A hammam, also known as a Turkish bath, is to be built in Bielefeld’s inner city, right next to the Kunsthalle Bielefeld [art gallery]. The design concept, based on a filigree architectural sculpture situated in the city park with its old trees, echoes – above ground – the visual impact exuded by the massive weight of the Kunsthalle’s compact cubic shape.
A hammam, traditionally a place for cleansing both body and soul, provides the perfect space in which to experience all the different spectra of the element of water. Upon entry on the upper floor, the visitor is greeted by a sun-flooded foyer leading to an intimate bath sunken into the ground, which surprises with an abundance of light. The changing rooms are followed by a warm room and a hot room; according to Islamic tradition, cleansing must be performed with flowing water only, scooped up with bowls or under springs. Unlike ancient baths such as in Roman times, Islamic bathing culture does not provide basins with standing water for cleansing.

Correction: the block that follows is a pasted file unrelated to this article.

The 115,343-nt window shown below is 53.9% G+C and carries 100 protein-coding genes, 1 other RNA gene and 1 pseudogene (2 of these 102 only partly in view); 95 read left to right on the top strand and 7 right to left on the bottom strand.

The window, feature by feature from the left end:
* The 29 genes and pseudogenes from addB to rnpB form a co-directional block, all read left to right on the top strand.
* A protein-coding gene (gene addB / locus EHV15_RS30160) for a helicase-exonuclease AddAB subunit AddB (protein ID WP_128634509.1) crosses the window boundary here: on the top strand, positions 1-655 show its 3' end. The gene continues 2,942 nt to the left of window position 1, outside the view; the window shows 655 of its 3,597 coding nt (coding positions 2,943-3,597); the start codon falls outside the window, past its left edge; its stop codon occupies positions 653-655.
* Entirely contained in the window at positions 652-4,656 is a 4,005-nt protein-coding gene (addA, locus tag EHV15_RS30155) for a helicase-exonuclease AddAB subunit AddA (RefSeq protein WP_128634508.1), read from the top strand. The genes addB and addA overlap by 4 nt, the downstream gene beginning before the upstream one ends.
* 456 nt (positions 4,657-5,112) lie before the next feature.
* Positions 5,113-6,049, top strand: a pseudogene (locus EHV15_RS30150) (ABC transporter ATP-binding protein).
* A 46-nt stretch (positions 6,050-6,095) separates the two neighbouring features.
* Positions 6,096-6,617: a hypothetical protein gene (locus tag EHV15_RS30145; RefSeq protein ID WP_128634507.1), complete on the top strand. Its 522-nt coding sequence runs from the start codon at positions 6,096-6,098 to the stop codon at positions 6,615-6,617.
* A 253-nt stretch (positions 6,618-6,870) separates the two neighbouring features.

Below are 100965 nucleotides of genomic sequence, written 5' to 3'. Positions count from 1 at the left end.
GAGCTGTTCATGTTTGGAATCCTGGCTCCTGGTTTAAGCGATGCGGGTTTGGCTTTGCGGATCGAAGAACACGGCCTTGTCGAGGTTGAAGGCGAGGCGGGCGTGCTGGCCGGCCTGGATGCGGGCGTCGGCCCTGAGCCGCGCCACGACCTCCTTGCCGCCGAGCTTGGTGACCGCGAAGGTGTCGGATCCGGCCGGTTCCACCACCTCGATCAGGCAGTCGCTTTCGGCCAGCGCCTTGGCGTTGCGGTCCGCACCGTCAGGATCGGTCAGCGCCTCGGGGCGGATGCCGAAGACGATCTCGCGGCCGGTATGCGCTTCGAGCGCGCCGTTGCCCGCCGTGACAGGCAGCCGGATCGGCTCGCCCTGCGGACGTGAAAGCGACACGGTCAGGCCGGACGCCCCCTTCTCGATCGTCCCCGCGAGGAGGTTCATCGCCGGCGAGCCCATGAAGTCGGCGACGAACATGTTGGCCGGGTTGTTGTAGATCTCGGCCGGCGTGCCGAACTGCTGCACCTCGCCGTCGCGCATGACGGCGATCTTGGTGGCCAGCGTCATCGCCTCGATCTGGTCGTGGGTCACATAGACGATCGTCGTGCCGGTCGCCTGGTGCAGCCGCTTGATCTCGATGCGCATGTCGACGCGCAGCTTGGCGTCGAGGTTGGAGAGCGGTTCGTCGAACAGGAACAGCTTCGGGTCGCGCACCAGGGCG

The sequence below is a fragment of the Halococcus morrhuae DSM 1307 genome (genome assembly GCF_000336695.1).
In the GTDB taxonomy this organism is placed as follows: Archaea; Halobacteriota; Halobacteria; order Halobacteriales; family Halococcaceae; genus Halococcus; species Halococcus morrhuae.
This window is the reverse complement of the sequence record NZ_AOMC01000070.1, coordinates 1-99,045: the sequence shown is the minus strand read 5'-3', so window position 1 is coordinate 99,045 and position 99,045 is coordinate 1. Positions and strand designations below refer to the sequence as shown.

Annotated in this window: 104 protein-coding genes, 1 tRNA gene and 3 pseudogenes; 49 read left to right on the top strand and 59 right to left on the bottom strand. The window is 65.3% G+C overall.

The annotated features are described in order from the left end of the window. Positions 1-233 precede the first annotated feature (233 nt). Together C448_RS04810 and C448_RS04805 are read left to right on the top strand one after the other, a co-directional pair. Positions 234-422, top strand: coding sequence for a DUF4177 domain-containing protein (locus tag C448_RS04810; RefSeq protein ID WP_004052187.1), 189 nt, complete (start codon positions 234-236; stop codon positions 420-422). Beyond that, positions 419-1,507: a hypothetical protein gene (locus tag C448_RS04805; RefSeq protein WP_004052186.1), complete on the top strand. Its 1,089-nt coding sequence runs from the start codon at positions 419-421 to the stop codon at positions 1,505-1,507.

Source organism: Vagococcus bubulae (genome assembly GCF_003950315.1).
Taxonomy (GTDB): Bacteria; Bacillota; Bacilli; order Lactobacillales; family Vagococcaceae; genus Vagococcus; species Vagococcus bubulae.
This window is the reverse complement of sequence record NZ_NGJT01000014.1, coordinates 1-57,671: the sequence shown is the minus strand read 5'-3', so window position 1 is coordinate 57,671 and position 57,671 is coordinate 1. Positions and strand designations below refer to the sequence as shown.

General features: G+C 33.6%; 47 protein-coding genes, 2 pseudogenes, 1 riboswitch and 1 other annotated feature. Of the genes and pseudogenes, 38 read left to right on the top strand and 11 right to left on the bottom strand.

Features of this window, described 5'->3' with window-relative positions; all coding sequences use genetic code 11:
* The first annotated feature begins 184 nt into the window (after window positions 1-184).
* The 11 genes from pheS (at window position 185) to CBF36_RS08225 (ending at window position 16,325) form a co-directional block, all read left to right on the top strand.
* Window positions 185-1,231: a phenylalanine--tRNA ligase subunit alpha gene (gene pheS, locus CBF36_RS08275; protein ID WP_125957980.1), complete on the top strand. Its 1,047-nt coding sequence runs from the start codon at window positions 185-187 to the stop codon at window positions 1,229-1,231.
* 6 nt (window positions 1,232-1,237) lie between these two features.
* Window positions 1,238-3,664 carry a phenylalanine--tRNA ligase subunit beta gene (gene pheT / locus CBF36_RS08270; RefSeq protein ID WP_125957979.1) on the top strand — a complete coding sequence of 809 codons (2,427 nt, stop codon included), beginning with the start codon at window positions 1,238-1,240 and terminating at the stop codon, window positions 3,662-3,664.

The interior architecture recreates the microcosm of an oriental bath for its visitors and features two glazed courtyards, the depths of which reflect the water in the relaxation room’s large basin. Visitors delve into another world, shielded from the bustle and the banality of everyday life. Enhanced by the sky’s reflection on the surface of the water in the basin and surrounded by the scent of almond and citrus trees, the project successfully marries the creation of God with the creation of man.